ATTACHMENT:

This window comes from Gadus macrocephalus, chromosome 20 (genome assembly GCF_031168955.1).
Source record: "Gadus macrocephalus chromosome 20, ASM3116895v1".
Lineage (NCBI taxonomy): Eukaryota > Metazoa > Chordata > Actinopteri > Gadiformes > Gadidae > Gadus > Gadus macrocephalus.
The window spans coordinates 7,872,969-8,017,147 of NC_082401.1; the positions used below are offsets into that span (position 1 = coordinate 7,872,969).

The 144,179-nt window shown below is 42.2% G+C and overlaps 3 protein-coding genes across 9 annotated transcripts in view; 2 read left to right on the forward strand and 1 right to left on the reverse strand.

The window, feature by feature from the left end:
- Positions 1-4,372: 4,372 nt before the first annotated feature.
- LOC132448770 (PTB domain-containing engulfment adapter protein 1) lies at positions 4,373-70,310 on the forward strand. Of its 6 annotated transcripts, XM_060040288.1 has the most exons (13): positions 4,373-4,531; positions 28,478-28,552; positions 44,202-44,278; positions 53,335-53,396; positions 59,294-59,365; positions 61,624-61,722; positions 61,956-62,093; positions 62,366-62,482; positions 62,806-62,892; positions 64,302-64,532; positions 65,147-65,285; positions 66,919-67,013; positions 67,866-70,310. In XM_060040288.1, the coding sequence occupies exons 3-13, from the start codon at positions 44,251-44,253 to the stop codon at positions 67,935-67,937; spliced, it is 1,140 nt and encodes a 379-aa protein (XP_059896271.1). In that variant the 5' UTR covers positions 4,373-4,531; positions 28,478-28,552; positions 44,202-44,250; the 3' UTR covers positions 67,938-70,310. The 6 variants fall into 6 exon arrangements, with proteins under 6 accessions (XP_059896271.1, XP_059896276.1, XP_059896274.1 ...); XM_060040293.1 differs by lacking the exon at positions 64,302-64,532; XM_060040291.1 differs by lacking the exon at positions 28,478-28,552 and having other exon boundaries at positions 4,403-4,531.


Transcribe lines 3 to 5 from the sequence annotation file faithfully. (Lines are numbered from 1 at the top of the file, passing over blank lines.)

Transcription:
Lineage (NCBI taxonomy): Eukaryota > Metazoa > Chordata > Actinopteri > Gadiformes > Gadidae > Gadus > Gadus macrocephalus.
The window spans coordinates 7,872,969-8,017,147 of NC_082401.1; the positions used below are offsets into that span (position 1 = coordinate 7,872,969).

The 144,179-nt window shown below is 42.2% G+C and overlaps 3 protein-coding genes across 9 annotated transcripts in view; 2 read left to right on the forward strand and 1 right to left on the reverse strand.